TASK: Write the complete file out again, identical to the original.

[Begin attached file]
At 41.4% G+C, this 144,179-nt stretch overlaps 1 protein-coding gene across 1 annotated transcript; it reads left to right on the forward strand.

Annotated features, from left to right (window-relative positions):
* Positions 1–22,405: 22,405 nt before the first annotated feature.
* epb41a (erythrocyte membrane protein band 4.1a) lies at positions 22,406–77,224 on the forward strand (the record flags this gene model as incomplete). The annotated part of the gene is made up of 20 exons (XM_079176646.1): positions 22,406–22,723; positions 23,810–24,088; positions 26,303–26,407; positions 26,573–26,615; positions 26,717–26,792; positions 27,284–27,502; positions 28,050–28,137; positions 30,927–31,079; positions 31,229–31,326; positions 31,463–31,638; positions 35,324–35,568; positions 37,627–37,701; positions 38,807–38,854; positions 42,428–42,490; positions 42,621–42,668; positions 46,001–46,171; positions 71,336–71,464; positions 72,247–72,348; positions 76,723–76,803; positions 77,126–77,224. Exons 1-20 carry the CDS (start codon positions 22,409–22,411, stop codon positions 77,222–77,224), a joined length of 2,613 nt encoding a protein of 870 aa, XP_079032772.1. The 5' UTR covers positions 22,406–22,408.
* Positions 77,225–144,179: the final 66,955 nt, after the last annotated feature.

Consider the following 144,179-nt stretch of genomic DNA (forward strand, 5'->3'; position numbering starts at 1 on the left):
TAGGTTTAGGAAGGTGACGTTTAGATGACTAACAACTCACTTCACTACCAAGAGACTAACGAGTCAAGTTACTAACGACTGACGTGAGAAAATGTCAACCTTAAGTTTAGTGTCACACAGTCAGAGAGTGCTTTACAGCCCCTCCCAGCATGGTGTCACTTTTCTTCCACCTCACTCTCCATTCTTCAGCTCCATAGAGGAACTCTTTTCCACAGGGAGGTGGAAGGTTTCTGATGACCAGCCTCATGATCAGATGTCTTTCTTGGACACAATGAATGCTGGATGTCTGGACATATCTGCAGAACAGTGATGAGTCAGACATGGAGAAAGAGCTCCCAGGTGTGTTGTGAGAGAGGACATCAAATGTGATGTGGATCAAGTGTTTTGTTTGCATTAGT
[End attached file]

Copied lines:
At 41.4% G+C, this 144,179-nt stretch overlaps 1 protein-coding gene across 1 annotated transcript; it reads left to right on the forward strand.

Annotated features, from left to right (window-relative positions):
* Positions 1–22,405: 22,405 nt before the first annotated feature.
* epb41a (erythrocyte membrane protein band 4.1a) lies at positions 22,406–77,224 on the forward strand (the record flags this gene model as incomplete). The annotated part of the gene is made up of 20 exons (XM_079176646.1): positions 22,406–22,723; positions 23,810–24,088; positions 26,303–26,407; positions 26,573–26,615; positions 26,717–26,792; positions 27,284–27,502; positions 28,050–28,137; positions 30,927–31,079; positions 31,229–31,326; positions 31,463–31,638; positions 35,324–35,568; positions 37,627–37,701; positions 38,807–38,854; positions 42,428–42,490; positions 42,621–42,668; positions 46,001–46,171; positions 71,336–71,464; positions 72,247–72,348; positions 76,723–76,803; positions 77,126–77,224. Exons 1-20 carry the CDS (start codon positions 22,409–22,411, stop codon positions 77,222–77,224), a joined length of 2,613 nt encoding a protein of 870 aa, XP_079032772.1. The 5' UTR covers positions 22,406–22,408.
* Positions 77,225–144,179: the final 66,955 nt, after the last annotated feature.

Consider the following 144,179-nt stretch of genomic DNA (forward strand, 5'->3'; position numbering starts at 1 on the left):
TAGGTTTAGGAAGGTGACGTTTAGATGACTAACAACTCACTTCACTACCAAGAGACTAACGAGTCAAGTTACTAACGACTGACGTGAGAAAATGTCAACCTTAAGTTTAGTGTCACACAGTCAGAGAGTGCTTTACAGCCCCTCCCAGCATGGTGTCACTTTTCTTCCACCTCACTCTCCATTCTTCAGCTCCATAGAGGAACTCTTTTCCACAGGGAGGTGGAAGGTTTCTGATGACCAGCCTCATGATCAGATGTCTTTCTTGGACACAATGAATGCTGGATGTCTGGACATATCTGCAGAACAGTGATGAGTCAGACATGGAGAAAGAGCTCCCAGGTGTGTTGTGAGAGAGGACATCAAATGTGATGTGGATCAAGTGTTTTGTTTGCATTAGT